We got to sit directly behind Linklater, while he watched his movie in front of his first real audience.  I watched his every reaction, the light of the film flickering off his face.  When the director sits in front of you, there's pressure on you to laugh in the right places.  I made it a priority to not even fidget, because I could inadvertently cause a scene to get cut because I twisted in my seat in the wrong place.  Jack Black was most excellent as the real life convicted murderer "Bernie."  Black even manages to crack you up with his final "waddle" into prison in the film's final scene.  It's truly a talented individual that can make you laugh while simply walking away from camera.  "Bernie" is a low budget quirkfest, with plenty of real life Texas character interviews to keep you laughing.  Shirley MacLaine was awesome as the mean-as-a-snake wealthy matriarch.  I particularly liked the (*spoiler alert) mid-Act 2 climax of Bernie shooting MacLaine's character, as she reacts in closeup to her own murder.  However much I love Rick's films, I felt he confused his genre in several scenes deep into the film.  But he made me laugh the hardest during the "mini-states within Texas" scene.  Being an old-school Texan myself, I understood and appreciated his deft explanation.  Linklater was one of the first Texas-bred filmmakers to come out of Austin, and I remember reading about SLACKER when I was just a young puppy at SMU in Dallas.  He made me feel I could just go out and make a movie, and that energy ultimately brought me to LA.  Thanks, Rick, for doing it all these years, and keeping it real from the hillbilly kingdom of Texas.  Overall grade: B+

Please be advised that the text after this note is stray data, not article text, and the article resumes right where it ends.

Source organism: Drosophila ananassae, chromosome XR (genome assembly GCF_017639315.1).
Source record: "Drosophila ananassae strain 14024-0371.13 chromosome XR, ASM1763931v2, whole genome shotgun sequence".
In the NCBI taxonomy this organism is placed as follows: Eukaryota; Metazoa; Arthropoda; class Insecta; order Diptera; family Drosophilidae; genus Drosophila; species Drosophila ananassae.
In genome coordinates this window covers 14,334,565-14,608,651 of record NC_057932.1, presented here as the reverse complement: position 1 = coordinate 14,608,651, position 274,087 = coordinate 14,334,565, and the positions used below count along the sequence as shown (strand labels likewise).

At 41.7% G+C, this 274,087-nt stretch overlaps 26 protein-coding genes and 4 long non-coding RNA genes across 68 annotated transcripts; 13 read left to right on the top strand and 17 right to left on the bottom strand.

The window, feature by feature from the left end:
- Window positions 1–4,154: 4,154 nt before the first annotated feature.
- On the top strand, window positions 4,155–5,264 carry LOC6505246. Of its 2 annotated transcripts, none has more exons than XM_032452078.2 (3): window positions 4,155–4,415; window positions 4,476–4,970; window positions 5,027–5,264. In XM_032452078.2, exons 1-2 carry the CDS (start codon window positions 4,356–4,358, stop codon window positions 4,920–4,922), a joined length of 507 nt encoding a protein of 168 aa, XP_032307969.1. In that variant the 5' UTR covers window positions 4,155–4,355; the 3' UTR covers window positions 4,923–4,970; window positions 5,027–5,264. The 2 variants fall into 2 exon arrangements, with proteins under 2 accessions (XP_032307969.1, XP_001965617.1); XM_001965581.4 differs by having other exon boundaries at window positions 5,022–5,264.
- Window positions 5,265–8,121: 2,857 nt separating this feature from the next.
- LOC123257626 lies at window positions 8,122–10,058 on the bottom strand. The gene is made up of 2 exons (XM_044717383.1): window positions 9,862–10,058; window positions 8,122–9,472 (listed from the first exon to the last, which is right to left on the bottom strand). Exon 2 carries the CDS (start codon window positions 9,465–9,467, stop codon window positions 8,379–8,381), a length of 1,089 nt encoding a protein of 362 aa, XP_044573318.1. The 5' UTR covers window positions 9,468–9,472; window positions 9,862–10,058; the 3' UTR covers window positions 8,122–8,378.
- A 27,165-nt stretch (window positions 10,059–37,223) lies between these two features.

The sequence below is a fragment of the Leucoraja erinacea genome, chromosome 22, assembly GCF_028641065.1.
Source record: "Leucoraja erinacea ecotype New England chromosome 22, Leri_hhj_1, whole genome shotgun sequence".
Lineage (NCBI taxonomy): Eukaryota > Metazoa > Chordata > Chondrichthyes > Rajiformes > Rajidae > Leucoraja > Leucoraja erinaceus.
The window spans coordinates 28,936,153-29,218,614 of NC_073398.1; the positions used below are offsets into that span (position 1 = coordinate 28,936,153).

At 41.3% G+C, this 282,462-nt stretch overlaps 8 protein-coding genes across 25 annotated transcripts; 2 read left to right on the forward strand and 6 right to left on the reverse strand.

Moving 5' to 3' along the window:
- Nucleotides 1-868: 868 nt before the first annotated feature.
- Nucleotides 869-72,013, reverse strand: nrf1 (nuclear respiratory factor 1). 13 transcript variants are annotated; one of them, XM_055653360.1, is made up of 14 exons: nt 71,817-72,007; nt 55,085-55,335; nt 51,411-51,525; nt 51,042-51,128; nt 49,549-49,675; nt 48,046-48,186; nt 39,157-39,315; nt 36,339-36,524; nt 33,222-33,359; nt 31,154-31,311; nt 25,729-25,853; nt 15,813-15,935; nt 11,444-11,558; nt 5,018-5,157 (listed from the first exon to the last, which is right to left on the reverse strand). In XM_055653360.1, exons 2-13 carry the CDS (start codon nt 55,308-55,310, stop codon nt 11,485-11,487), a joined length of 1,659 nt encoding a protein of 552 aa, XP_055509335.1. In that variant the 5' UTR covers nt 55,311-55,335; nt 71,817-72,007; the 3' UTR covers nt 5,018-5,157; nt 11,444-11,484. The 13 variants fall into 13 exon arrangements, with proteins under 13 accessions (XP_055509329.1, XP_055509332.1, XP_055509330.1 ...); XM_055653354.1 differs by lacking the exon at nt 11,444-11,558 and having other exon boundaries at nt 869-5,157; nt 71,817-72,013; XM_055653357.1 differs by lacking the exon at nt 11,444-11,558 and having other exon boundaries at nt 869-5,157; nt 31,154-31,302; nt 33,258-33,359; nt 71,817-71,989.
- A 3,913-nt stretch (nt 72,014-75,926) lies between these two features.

Update: